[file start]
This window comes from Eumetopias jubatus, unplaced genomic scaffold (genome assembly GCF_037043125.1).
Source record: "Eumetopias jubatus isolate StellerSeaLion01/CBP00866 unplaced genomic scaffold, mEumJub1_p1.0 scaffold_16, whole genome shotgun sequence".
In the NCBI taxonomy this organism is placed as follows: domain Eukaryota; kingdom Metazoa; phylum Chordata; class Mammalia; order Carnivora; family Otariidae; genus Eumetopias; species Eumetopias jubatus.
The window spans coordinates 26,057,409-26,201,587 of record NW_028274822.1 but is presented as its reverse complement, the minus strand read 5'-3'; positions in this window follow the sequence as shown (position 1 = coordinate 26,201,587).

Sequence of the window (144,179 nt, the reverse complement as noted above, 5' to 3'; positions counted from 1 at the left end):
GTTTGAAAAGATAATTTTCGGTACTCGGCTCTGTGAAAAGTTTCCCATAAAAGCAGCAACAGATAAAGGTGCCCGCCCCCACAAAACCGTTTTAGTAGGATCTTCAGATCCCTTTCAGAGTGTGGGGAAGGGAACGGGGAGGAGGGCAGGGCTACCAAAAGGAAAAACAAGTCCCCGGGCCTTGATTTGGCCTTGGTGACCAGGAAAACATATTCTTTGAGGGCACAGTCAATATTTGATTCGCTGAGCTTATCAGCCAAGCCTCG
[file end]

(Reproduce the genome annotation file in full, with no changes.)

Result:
This window comes from Eumetopias jubatus, unplaced genomic scaffold (genome assembly GCF_037043125.1).
Source record: "Eumetopias jubatus isolate StellerSeaLion01/CBP00866 unplaced genomic scaffold, mEumJub1_p1.0 scaffold_16, whole genome shotgun sequence".
In the NCBI taxonomy this organism is placed as follows: domain Eukaryota; kingdom Metazoa; phylum Chordata; class Mammalia; order Carnivora; family Otariidae; genus Eumetopias; species Eumetopias jubatus.
The window spans coordinates 26,057,409-26,201,587 of record NW_028274822.1 but is presented as its reverse complement, the minus strand read 5'-3'; positions in this window follow the sequence as shown (position 1 = coordinate 26,201,587).

Sequence of the window (144,179 nt, the reverse complement as noted above, 5' to 3'; positions counted from 1 at the left end):
GTTTGAAAAGATAATTTTCGGTACTCGGCTCTGTGAAAAGTTTCCCATAAAAGCAGCAACAGATAAAGGTGCCCGCCCCCACAAAACCGTTTTAGTAGGATCTTCAGATCCCTTTCAGAGTGTGGGGAAGGGAACGGGGAGGAGGGCAGGGCTACCAAAAGGAAAAACAAGTCCCCGGGCCTTGATTTGGCCTTGGTGACCAGGAAAACATATTCTTTGAGGGCACAGTCAATATTTGATTCGCTGAGCTTATCAGCCAAGCCTCG